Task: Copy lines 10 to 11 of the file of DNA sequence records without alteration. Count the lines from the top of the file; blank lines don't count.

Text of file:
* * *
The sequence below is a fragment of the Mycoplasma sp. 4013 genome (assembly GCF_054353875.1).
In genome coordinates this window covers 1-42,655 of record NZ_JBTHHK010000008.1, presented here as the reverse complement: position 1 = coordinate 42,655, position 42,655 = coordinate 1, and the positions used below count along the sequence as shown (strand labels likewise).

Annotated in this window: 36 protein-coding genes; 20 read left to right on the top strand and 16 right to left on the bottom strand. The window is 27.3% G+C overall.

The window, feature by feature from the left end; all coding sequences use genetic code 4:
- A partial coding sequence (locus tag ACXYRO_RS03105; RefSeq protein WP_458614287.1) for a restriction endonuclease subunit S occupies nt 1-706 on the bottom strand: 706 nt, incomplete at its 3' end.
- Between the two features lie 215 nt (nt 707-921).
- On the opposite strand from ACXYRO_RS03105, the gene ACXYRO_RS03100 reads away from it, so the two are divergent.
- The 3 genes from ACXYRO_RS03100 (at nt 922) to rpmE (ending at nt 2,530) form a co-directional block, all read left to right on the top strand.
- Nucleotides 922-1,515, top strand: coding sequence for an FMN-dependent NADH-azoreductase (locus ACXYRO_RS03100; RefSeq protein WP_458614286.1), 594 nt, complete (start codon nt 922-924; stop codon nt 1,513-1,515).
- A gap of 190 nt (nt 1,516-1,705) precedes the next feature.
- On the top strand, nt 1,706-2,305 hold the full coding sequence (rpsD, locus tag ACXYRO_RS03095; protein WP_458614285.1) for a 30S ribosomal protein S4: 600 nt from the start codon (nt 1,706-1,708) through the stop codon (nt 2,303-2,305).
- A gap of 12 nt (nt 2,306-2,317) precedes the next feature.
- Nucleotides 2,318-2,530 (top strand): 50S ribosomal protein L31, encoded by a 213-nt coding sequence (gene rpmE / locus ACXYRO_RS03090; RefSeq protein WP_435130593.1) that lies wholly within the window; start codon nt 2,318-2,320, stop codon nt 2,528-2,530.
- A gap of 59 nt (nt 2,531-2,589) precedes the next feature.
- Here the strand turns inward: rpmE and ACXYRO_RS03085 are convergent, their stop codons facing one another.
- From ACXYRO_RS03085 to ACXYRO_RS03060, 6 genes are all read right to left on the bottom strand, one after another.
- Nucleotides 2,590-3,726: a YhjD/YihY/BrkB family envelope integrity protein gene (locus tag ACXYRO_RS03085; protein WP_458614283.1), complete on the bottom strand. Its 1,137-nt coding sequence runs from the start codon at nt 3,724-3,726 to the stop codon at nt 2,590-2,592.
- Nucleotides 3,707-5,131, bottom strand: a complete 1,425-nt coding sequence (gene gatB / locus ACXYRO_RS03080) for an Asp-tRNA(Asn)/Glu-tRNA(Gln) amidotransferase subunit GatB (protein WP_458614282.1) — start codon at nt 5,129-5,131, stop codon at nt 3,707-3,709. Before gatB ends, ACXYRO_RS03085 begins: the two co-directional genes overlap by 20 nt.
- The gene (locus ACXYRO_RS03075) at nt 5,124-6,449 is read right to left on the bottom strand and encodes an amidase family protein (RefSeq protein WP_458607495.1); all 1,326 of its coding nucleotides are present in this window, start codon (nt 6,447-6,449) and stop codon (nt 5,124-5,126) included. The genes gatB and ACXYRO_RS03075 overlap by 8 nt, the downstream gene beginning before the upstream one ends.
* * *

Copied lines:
- A gap of 190 nt (nt 1,516-1,705) precedes the next feature.
- On the top strand, nt 1,706-2,305 hold the full coding sequence (rpsD, locus tag ACXYRO_RS03095; protein WP_458614285.1) for a 30S ribosomal protein S4: 600 nt from the start codon (nt 1,706-1,708) through the stop codon (nt 2,303-2,305).